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House Democratic Leader Jeff Merkley Endorses Stricter Gift Limits, Stronger Penalties for Legislators

House Democratic Leader Jeff Merkley (D-Portland) testified yesterday before the Government Ethics Work Group of the Oregon Law Commission. In his testimony, Rep. Merkley endorsed the strict limits on gifts to state legislators, far stronger penalties for violations of ethics rules, and greater accountability and transparency among lobbyists and legislators.

In light of recent media reports that at least eight current and former state legislators failed to report trips to Hawaii and Israel paid for by lobbyists, Rep. Merkley endorsed a fine for such offenses, proposed by the Law Commission, that is five times higher than the current penalty. In addition to raising the fine from $1000 to $5000, Rep. Merkley also proposed a prohibition on legislators using their campaign funds to pay that fine to the Government Standards and Practices Committee.

“We need to make it clear to legislators, if it isn’t already, that they bear total responsibility for reporting these trips,” Rep. Merkley said. “Legislators should be held accountable for failing to abide by the law.”

Although failure to report lobbyist-funded trips are the most recent ethics violations to make news, Rep. Merkley urged the panel not to overlook the appearance of impropriety allowed in current rules that cover gifts from lobbyists to legislators. Representative Merkley proposed disallowing all gifts to legislators that carry a monetary or fair market value. Under Rep. Merkley’s plan, legislators could only accept gifts of nominal value, such as promotional coffee mugs or t-shirts.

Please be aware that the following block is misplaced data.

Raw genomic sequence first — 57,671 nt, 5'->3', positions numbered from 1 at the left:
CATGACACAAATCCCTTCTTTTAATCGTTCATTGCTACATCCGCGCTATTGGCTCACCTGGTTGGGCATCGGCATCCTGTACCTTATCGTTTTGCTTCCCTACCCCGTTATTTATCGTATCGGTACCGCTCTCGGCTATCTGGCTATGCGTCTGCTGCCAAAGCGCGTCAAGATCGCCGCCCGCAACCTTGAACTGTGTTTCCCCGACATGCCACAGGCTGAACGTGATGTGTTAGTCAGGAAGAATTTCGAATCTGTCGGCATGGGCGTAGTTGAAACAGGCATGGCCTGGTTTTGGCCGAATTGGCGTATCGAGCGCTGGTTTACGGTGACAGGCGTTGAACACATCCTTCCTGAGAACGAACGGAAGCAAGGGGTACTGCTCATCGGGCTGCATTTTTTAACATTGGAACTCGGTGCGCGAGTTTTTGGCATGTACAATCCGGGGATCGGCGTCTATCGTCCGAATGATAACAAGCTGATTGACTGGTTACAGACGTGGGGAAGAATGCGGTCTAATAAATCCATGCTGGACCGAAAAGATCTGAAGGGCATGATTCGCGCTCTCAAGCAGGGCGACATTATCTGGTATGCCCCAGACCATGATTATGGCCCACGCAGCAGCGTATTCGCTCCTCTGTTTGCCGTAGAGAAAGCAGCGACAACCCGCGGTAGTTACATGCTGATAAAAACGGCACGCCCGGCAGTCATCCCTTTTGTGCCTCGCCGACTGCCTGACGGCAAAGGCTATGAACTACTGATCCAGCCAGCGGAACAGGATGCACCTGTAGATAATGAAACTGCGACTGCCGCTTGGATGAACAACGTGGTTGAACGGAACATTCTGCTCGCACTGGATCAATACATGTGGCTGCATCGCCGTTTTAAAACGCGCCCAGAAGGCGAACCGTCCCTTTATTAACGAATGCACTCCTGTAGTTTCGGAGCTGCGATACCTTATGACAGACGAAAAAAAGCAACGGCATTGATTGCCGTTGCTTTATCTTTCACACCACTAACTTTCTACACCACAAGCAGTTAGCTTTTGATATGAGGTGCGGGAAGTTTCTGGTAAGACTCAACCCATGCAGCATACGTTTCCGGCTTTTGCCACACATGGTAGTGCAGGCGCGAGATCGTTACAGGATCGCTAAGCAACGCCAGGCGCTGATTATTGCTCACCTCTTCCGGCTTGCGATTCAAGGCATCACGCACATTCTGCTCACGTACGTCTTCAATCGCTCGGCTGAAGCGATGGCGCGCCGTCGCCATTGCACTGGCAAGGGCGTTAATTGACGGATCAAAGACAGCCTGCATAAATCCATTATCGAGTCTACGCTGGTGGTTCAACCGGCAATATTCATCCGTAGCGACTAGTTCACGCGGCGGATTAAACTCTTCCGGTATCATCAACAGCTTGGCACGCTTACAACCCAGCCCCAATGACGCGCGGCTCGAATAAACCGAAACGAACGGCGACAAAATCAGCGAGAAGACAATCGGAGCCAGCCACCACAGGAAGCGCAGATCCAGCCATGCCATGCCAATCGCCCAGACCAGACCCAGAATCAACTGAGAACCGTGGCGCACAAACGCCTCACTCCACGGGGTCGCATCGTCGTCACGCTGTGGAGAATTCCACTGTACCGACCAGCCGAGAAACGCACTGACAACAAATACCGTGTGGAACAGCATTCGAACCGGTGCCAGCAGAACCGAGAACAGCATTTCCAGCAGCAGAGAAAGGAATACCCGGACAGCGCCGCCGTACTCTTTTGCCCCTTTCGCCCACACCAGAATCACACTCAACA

“Really, there is no need for a legislator to be offered these gifts,” Rep. Merkley said. “It serves no purpose I can think of, and we would establish a better bond with the public if we would just ban gifts altogether.”

Addressing the issue of meals paid for by lobbyists, Rep. Merkley continued, “There is no reason these conversations can’t take place at a table in a conference room without food, just as well as a table in a restaurant with food.”

Representative Merkley praised the work group for its efforts so far to address the need for greater transparency in reporting, inconsistent and counterintuitive gift restrictions and loopholes in the travel rules. “I have noticed that in the legislative process, transparency is very valuable,” Rep. Merkley said.

While he stressed to the panel that he was representing only himself, and not a larger House Democratic Caucus position, Rep. Merkley did note that 23 members of the caucus sponsored legislation in the last session that would have addressed some of these same issues.

Rep. Jeff Merkley’s Proposed Ethics Changes


* No gifts that rise above a de minimis value (gifts of $100 or less currently allowed)


*All private meals paid for by legislator, no exceptions (meals currenlty allowed)


*Entertainment considered a gift, subject to the same rules ($100 or less on entertainment currenlty allowed)


*$5000 fine for violations (up from $1,000), not payable from legislator’s campaign fund

October 5, 2006
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